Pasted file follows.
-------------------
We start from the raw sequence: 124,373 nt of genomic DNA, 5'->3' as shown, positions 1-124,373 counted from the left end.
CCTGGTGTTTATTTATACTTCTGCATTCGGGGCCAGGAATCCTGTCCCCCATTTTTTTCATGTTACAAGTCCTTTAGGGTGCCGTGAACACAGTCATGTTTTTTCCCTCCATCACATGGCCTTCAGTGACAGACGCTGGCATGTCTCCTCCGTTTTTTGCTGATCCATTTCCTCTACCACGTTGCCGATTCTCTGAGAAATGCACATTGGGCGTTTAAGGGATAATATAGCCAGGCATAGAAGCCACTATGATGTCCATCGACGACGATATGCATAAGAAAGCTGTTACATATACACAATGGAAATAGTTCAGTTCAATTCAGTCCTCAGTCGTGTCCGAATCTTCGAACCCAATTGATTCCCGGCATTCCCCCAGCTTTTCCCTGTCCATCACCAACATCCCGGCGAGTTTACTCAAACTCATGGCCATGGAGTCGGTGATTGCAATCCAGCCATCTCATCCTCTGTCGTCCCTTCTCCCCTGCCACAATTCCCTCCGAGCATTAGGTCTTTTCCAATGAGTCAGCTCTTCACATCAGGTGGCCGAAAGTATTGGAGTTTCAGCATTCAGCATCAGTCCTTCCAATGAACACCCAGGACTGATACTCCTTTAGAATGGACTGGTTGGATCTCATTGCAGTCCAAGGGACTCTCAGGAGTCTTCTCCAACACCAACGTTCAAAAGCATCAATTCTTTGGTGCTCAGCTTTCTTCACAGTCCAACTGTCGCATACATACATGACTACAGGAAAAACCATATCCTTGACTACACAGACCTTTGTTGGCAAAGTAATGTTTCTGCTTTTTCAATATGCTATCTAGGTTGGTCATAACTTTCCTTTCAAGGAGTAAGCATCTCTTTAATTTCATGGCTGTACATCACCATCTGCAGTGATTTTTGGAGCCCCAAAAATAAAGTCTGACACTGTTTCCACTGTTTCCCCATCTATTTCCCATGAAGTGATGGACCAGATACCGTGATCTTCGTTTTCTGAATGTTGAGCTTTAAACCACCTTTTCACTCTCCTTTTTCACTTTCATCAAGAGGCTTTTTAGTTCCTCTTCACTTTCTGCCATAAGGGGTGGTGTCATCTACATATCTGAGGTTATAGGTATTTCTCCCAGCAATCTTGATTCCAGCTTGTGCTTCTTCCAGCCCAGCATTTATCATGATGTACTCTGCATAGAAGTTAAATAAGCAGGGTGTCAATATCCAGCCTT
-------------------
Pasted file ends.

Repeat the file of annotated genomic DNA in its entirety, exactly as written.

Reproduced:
We start from the raw sequence: 124,373 nt of genomic DNA, 5'->3' as shown, positions 1-124,373 counted from the left end.
CCTGGTGTTTATTTATACTTCTGCATTCGGGGCCAGGAATCCTGTCCCCCATTTTTTTCATGTTACAAGTCCTTTAGGGTGCCGTGAACACAGTCATGTTTTTTCCCTCCATCACATGGCCTTCAGTGACAGACGCTGGCATGTCTCCTCCGTTTTTTGCTGATCCATTTCCTCTACCACGTTGCCGATTCTCTGAGAAATGCACATTGGGCGTTTAAGGGATAATATAGCCAGGCATAGAAGCCACTATGATGTCCATCGACGACGATATGCATAAGAAAGCTGTTACATATACACAATGGAAATAGTTCAGTTCAATTCAGTCCTCAGTCGTGTCCGAATCTTCGAACCCAATTGATTCCCGGCATTCCCCCAGCTTTTCCCTGTCCATCACCAACATCCCGGCGAGTTTACTCAAACTCATGGCCATGGAGTCGGTGATTGCAATCCAGCCATCTCATCCTCTGTCGTCCCTTCTCCCCTGCCACAATTCCCTCCGAGCATTAGGTCTTTTCCAATGAGTCAGCTCTTCACATCAGGTGGCCGAAAGTATTGGAGTTTCAGCATTCAGCATCAGTCCTTCCAATGAACACCCAGGACTGATACTCCTTTAGAATGGACTGGTTGGATCTCATTGCAGTCCAAGGGACTCTCAGGAGTCTTCTCCAACACCAACGTTCAAAAGCATCAATTCTTTGGTGCTCAGCTTTCTTCACAGTCCAACTGTCGCATACATACATGACTACAGGAAAAACCATATCCTTGACTACACAGACCTTTGTTGGCAAAGTAATGTTTCTGCTTTTTCAATATGCTATCTAGGTTGGTCATAACTTTCCTTTCAAGGAGTAAGCATCTCTTTAATTTCATGGCTGTACATCACCATCTGCAGTGATTTTTGGAGCCCCAAAAATAAAGTCTGACACTGTTTCCACTGTTTCCCCATCTATTTCCCATGAAGTGATGGACCAGATACCGTGATCTTCGTTTTCTGAATGTTGAGCTTTAAACCACCTTTTCACTCTCCTTTTTCACTTTCATCAAGAGGCTTTTTAGTTCCTCTTCACTTTCTGCCATAAGGGGTGGTGTCATCTACATATCTGAGGTTATAGGTATTTCTCCCAGCAATCTTGATTCCAGCTTGTGCTTCTTCCAGCCCAGCATTTATCATGATGTACTCTGCATAGAAGTTAAATAAGCAGGGTGTCAATATCCAGCCTT